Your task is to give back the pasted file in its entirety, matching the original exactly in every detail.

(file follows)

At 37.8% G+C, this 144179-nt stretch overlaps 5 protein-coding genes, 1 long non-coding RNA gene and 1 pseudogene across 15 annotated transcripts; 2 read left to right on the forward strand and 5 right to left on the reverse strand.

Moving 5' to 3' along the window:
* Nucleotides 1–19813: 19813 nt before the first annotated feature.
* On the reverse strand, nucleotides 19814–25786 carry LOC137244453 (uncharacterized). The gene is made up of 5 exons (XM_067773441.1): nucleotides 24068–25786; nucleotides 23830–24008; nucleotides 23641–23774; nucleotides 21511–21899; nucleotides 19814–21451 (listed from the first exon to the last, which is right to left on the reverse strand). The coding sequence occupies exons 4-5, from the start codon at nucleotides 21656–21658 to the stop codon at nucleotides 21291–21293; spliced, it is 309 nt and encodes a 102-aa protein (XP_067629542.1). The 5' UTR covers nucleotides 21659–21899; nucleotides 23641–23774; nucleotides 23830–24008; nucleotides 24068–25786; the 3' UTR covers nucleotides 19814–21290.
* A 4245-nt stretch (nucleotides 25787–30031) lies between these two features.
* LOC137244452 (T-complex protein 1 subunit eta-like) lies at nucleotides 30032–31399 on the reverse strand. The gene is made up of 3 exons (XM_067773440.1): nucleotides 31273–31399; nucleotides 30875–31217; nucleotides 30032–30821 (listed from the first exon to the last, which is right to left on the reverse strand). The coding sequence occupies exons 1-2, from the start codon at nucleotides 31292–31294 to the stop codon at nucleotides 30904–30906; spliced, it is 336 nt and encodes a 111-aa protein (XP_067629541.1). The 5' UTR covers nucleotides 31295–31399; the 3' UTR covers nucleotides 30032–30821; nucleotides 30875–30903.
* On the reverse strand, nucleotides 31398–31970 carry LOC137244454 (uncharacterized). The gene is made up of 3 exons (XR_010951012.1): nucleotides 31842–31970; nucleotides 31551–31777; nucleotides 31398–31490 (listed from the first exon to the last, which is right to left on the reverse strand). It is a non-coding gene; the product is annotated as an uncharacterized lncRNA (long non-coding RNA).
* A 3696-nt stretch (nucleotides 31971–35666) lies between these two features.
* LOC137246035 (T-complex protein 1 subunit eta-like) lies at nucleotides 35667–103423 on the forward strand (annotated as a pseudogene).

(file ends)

At 37.8% G+C, this 144179-nt stretch overlaps 5 protein-coding genes, 1 long non-coding RNA gene and 1 pseudogene across 15 annotated transcripts; 2 read left to right on the forward strand and 5 right to left on the reverse strand.

Moving 5' to 3' along the window:
* Nucleotides 1–19813: 19813 nt before the first annotated feature.
* On the reverse strand, nucleotides 19814–25786 carry LOC137244453 (uncharacterized). The gene is made up of 5 exons (XM_067773441.1): nucleotides 24068–25786; nucleotides 23830–24008; nucleotides 23641–23774; nucleotides 21511–21899; nucleotides 19814–21451 (listed from the first exon to the last, which is right to left on the reverse strand). The coding sequence occupies exons 4-5, from the start codon at nucleotides 21656–21658 to the stop codon at nucleotides 21291–21293; spliced, it is 309 nt and encodes a 102-aa protein (XP_067629542.1). The 5' UTR covers nucleotides 21659–21899; nucleotides 23641–23774; nucleotides 23830–24008; nucleotides 24068–25786; the 3' UTR covers nucleotides 19814–21290.
* A 4245-nt stretch (nucleotides 25787–30031) lies between these two features.
* LOC137244452 (T-complex protein 1 subunit eta-like) lies at nucleotides 30032–31399 on the reverse strand. The gene is made up of 3 exons (XM_067773440.1): nucleotides 31273–31399; nucleotides 30875–31217; nucleotides 30032–30821 (listed from the first exon to the last, which is right to left on the reverse strand). The coding sequence occupies exons 1-2, from the start codon at nucleotides 31292–31294 to the stop codon at nucleotides 30904–30906; spliced, it is 336 nt and encodes a 111-aa protein (XP_067629541.1). The 5' UTR covers nucleotides 31295–31399; the 3' UTR covers nucleotides 30032–30821; nucleotides 30875–30903.
* On the reverse strand, nucleotides 31398–31970 carry LOC137244454 (uncharacterized). The gene is made up of 3 exons (XR_010951012.1): nucleotides 31842–31970; nucleotides 31551–31777; nucleotides 31398–31490 (listed from the first exon to the last, which is right to left on the reverse strand). It is a non-coding gene; the product is annotated as an uncharacterized lncRNA (long non-coding RNA).
* A 3696-nt stretch (nucleotides 31971–35666) lies between these two features.
* LOC137246035 (T-complex protein 1 subunit eta-like) lies at nucleotides 35667–103423 on the forward strand (annotated as a pseudogene).